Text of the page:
Emily /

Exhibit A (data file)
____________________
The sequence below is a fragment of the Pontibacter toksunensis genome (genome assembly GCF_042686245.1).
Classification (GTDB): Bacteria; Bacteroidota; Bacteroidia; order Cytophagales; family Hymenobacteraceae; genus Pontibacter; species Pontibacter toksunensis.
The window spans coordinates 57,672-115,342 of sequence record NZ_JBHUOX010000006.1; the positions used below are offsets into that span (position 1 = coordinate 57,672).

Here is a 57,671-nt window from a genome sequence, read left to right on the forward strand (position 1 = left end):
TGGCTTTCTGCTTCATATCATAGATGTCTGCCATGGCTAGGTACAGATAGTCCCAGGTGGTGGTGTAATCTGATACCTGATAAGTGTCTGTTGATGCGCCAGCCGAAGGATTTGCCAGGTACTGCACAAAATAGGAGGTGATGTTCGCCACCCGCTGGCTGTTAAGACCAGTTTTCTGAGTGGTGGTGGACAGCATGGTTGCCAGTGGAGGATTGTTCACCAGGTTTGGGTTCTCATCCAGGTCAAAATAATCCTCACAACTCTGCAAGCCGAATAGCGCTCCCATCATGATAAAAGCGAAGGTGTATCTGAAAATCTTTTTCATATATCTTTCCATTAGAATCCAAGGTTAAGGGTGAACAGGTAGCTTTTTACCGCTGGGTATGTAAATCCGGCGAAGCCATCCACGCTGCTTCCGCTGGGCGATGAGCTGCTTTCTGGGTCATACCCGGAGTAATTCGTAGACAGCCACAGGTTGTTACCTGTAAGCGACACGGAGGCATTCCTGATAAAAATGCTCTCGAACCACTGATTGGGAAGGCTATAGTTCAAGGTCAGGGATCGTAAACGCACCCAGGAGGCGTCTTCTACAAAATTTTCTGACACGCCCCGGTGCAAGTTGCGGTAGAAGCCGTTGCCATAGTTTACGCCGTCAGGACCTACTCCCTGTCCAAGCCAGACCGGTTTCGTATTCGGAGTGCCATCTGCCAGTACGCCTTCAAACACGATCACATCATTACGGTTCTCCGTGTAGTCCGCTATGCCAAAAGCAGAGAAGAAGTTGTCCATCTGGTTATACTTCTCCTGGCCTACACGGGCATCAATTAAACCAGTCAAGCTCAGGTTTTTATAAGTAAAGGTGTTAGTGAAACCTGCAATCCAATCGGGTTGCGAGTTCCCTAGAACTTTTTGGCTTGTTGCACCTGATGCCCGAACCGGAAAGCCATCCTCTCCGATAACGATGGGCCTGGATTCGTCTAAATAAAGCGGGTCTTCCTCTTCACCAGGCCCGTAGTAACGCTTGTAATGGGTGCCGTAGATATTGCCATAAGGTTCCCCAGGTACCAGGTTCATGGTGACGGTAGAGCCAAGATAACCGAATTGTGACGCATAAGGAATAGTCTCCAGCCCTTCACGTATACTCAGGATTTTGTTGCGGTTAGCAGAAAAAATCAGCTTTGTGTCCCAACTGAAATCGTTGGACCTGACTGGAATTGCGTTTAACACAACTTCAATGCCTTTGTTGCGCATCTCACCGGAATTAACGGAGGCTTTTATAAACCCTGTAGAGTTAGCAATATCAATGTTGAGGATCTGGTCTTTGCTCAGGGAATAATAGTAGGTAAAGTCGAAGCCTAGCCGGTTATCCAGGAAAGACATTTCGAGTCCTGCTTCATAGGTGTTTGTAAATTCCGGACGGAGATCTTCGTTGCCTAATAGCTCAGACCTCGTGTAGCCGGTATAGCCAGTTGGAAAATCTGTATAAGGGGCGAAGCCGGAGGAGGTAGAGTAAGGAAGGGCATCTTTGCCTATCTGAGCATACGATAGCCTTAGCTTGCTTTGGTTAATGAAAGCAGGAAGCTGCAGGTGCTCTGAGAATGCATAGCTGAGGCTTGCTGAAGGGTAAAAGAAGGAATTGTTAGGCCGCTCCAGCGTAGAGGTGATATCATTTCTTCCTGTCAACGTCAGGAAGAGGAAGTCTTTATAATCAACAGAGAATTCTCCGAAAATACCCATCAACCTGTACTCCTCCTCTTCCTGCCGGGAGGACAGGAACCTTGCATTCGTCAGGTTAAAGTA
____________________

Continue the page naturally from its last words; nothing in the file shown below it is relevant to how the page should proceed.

“Growing up, my dad proudly told everyone he could, “If either of my sons comes home and tells me they’ve decided to be gay, I will laugh at them and kick them out of my house until they come home and tell me they’ve changed their minds and apologize.” He didn’t realize that he was actually talking about me, not my brothers. They had already disowned me for reporting my dad for molesting me as a child when I emailed them to come out, which I did to avoid having to hear their reactions, because I knew they would be vicious. My dad didn’t talk to me for a year and a half, and true to his promise, only let me into his life again when I apologized for reporting him, said I was wrong, and lived a “straight lifestyle” and continued to practice their religion while I lived with them. While I was at college, after I came out, I was required by my religious school to inform any and all roommates I had or would have that I was gay in case they’d like to request a roommate change. In high school, a rumor went out that I was gay, because my roommate at boarding school was gay, and I vehemently denied it to avoid the beatings that came with being gay in the South. My grandpa insists I “have not met the right man to make [me] straight through monogamy,” and my grandma chooses to scream at the top of the lungs that I am not gay and she will not hear another word about it. My brother openly calls me a faggot. My other brother has long since said I am dead to him, but this has strengthened that opinion from him. My church tried to excommunicate me for being an apostate, when I informed them I was leaving their religion and would like my name taken off their roster. I am now engaged to an amazing woman, who treats me far, far better than my ex-husband, who I married to appease the world and act straight, treated me. Where my husband raped and abused me, my fiancé now, she loves me through everything life throws at us. Her family is worse than mine, and confine her in her house when she talks about being gay until she retracts and lets it go. They don’t even know about us for fear they would barricade her in her house without any way to contact me or try to commit her to a psychiatric ward, quite literally. No one from either of our families, and almost none of our friends, either, will be in attendance at our wedding. My sister would like to come, but she is 15 and my parents will not let her, because she is a minor and they think it will influence her own sexuality and faith in their religion. But we live on, with each other, because despite all the hate, we love.”

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